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Canadian controversy: How do polar bears fare?

Despite global warming, an ongoing study says polar bear populations are rising in the country's eastern Arctic region.

By Fred LanganCorrespondent of The Christian Science Monitor / May 3, 2007



Toronto

Polar bears are the poster animals of global warming. The image of a polar bear floating on an ice floe is one of the most dramatic visual statements in the fight against rising temperatures in the Arctic.

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But global warming is not killing the polar bears of Canada's eastern Arctic, according to one ongoing study. Scheduled for release next year, it says the number of polar bears in the Davis Strait area of Canada's eastern Arctic – one of 19 polar bear populations worldwide – has grown to 2,100, up from 850 in the mid-1980s.

"There aren't just a few more bears. There are a ... lot more bears," biologist Mitchell Taylor told the Nunatsiaq News of Iqaluit in the Arctic territory of Nunavut. Earlier, in a long telephone conversation, Dr. Taylor explained his conviction that threats to polar bears from global warming are exaggerated and that their numbers are increasing. He has studied the animals for the Nunavut government for two decades.

Updates from the study by Taylor and his team have received significant media coverage in Canada, shaking the image of the polar bear as endangered.

"I don't think there is any question polar bears are threatened by global warming," responds Andrew Derocher of the World Conservation Union and a professor of biological sciences at the University of Alberta in Edmonton. He spoke by phone from Tuktoyaktuk in Canada's Northwest Territories 1,800 miles to the west of Davis Strait.

This past weekend, the midday temperature was just 6 degrees F. on the shore of the Arctic Ocean there. Daylight now lasts 18 hours, from 6 a.m. until just before midnight.

Perfect conditions for polar bear hunting. But Professor Derocher and a graduate student, Seth Cherry, are shooting the animals with tranquilizer darts and fitting them with radio transmitters. It's part of a long-term effort to figure out whether the huge carnivores – with the Kodiak bear, the largest on the planet – are being hurt by global warming.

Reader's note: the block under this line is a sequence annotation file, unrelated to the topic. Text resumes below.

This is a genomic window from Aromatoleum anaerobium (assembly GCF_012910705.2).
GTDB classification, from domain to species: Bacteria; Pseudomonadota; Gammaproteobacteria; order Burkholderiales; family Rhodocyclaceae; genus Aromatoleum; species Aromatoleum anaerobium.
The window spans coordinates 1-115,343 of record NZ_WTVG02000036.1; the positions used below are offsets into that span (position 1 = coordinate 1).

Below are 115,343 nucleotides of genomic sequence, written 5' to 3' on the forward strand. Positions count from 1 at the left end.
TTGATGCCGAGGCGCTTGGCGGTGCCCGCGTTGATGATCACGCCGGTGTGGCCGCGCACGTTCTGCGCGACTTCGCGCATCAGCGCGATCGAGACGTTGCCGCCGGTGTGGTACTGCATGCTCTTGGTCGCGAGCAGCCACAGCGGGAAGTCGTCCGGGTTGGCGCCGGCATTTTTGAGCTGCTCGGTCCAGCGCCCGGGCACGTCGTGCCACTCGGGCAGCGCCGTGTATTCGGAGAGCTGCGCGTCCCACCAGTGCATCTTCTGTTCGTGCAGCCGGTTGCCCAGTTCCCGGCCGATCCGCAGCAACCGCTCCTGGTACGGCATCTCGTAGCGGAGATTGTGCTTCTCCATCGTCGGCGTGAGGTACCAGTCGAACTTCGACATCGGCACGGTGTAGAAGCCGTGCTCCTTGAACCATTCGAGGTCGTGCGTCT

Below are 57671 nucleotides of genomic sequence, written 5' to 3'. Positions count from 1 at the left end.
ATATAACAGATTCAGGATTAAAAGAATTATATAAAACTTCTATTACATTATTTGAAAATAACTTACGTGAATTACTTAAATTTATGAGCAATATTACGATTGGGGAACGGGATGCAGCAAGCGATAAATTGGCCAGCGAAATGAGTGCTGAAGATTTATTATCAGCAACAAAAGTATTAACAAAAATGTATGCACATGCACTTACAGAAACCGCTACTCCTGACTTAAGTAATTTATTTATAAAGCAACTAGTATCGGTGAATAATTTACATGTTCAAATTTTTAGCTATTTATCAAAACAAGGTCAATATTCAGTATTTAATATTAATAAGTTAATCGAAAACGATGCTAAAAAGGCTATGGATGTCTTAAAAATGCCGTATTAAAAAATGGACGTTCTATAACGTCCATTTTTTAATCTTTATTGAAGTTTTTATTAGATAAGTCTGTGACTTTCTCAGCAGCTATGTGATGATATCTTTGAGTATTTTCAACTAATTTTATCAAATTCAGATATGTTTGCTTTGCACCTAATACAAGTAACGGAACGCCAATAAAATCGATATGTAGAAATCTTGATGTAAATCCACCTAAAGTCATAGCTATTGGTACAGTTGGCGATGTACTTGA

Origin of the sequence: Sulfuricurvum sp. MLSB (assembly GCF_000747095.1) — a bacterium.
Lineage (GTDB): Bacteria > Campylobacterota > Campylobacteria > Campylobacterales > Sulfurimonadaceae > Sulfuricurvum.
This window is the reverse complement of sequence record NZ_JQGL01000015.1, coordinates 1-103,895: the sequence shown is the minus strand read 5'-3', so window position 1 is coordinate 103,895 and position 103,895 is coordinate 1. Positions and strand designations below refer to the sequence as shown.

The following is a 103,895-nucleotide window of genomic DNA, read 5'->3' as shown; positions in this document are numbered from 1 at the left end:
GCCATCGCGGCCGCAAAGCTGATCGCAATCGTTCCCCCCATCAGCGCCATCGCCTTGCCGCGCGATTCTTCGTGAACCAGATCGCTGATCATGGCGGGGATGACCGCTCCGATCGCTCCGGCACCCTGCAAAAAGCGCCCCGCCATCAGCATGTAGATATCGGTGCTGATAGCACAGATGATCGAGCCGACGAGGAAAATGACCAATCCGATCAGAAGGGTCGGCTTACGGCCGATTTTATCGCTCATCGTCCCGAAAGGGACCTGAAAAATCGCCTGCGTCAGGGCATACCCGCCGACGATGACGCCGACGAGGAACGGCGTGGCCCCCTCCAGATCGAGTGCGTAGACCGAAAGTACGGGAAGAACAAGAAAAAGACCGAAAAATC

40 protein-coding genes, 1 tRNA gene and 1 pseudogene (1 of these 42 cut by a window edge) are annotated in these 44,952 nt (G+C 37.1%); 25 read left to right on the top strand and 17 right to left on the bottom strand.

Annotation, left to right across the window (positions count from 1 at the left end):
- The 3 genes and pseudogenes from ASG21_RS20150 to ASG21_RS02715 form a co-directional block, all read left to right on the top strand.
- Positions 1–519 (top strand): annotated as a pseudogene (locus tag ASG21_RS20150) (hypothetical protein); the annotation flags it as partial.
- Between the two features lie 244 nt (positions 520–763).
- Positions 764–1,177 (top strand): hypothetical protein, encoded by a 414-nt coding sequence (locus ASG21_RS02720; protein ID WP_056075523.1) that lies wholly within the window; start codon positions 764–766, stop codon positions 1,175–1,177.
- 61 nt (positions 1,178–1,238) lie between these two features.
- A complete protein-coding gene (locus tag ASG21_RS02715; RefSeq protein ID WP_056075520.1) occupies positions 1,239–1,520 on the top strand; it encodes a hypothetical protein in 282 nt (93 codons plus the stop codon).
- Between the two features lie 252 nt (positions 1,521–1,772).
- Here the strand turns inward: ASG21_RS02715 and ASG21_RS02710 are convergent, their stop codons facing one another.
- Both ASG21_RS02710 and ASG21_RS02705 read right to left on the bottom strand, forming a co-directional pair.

The study by Taylor and his team has received widespread media coverage in Canada, shaking the image of the polar bear as endangered. There are even questions about the famous photograph of a polar bear adrift on what looks like an isolated and melting ice floe. Even scientists who firmly believe that the bears are under threat from climate change say the picture doesn't tell the whole truth.

Polar bears often travel on ice floes, and they can swim "easily" in open water for 60 miles, according to Derocher. "Bears will often hang out on glacier ice or large pieces of multiyear ice. To me that picture looked a little fudged," he says. "But some colleagues of mine said it was legit."

But Derocher still maintains the polar bear is threatened, even if its numbers aren't down all across the circumpolar region where the giant bears live and hunt (). Of the 13 polar bear populations in Canada, at least two are in decline, Derocher says. The number of polar bears along the western edge of Hudson Bay, for example, has fallen by 22 percent over the last decade.

"They are declining due to global warming and changes in when the ice freezes and melts in Hudson Bay," says Derocher. The port of Churchill on Hudson Bay has seen its shipping season lengthen because of disappearing ice.

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